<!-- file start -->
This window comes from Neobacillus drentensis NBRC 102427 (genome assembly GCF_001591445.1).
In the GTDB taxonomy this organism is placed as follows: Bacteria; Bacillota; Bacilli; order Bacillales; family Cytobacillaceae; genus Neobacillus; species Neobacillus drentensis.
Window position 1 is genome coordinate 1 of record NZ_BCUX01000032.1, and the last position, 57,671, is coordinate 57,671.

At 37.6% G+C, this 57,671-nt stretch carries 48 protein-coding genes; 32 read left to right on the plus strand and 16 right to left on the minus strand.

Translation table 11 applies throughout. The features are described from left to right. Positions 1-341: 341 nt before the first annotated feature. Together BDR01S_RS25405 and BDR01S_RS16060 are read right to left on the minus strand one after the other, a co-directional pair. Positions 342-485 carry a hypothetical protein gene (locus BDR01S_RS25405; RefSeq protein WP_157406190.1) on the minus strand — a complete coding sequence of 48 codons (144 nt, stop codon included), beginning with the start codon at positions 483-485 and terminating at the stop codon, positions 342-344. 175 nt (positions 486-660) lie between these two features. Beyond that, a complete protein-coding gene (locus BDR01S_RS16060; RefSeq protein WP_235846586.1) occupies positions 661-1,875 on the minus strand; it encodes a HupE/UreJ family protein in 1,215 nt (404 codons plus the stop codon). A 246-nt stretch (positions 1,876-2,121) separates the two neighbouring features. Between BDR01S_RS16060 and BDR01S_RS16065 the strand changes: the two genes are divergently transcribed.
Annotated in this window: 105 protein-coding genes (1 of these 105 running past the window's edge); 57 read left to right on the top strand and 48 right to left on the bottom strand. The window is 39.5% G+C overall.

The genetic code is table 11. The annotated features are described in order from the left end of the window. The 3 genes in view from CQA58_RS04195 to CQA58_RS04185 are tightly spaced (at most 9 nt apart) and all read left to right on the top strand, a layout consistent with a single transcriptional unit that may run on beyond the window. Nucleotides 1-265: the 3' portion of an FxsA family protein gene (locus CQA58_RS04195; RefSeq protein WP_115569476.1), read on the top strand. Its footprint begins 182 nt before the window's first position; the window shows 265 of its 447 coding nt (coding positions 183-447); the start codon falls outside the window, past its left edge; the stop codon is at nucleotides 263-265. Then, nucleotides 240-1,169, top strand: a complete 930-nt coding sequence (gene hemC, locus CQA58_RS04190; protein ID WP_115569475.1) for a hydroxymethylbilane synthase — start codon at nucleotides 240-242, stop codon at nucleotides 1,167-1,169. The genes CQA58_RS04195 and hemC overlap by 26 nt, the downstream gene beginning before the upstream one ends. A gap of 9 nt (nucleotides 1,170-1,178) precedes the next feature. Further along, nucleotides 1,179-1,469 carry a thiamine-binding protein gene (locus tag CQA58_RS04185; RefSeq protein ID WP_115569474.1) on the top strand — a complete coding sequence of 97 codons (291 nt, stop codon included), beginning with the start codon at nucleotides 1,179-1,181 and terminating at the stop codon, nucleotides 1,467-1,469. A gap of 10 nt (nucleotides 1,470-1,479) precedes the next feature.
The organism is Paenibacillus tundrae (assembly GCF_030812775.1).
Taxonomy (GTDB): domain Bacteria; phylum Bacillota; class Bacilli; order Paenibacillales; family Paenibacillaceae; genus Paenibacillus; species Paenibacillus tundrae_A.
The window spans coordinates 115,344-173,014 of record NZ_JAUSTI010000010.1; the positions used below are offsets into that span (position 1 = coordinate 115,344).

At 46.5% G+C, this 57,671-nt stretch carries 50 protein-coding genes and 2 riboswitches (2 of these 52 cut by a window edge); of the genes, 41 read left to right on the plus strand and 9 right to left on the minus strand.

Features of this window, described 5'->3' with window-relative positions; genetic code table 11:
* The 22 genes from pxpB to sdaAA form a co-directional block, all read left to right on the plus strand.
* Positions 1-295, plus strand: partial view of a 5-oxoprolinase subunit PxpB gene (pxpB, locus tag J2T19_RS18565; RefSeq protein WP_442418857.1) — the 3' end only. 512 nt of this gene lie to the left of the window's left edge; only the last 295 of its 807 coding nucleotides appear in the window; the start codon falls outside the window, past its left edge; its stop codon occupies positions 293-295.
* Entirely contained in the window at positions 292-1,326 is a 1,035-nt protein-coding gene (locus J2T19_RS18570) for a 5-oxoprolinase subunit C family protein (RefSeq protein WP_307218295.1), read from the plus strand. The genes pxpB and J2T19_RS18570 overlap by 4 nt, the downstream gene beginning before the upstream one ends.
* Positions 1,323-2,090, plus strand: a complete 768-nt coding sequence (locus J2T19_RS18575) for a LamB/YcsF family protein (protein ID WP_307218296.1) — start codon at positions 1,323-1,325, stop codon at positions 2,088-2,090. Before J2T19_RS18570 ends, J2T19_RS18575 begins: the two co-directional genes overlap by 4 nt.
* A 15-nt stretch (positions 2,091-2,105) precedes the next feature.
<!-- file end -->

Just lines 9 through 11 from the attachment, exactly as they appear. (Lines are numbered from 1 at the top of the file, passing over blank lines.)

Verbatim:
Taxonomy (GTDB): domain Bacteria; phylum Bacillota; class Bacilli; order Paenibacillales; family Paenibacillaceae; genus Paenibacillus; species Paenibacillus tundrae_A.
The window spans coordinates 115,344-173,014 of record NZ_JAUSTI010000010.1; the positions used below are offsets into that span (position 1 = coordinate 115,344).

At 46.5% G+C, this 57,671-nt stretch carries 50 protein-coding genes and 2 riboswitches (2 of these 52 cut by a window edge); of the genes, 41 read left to right on the plus strand and 9 right to left on the minus strand.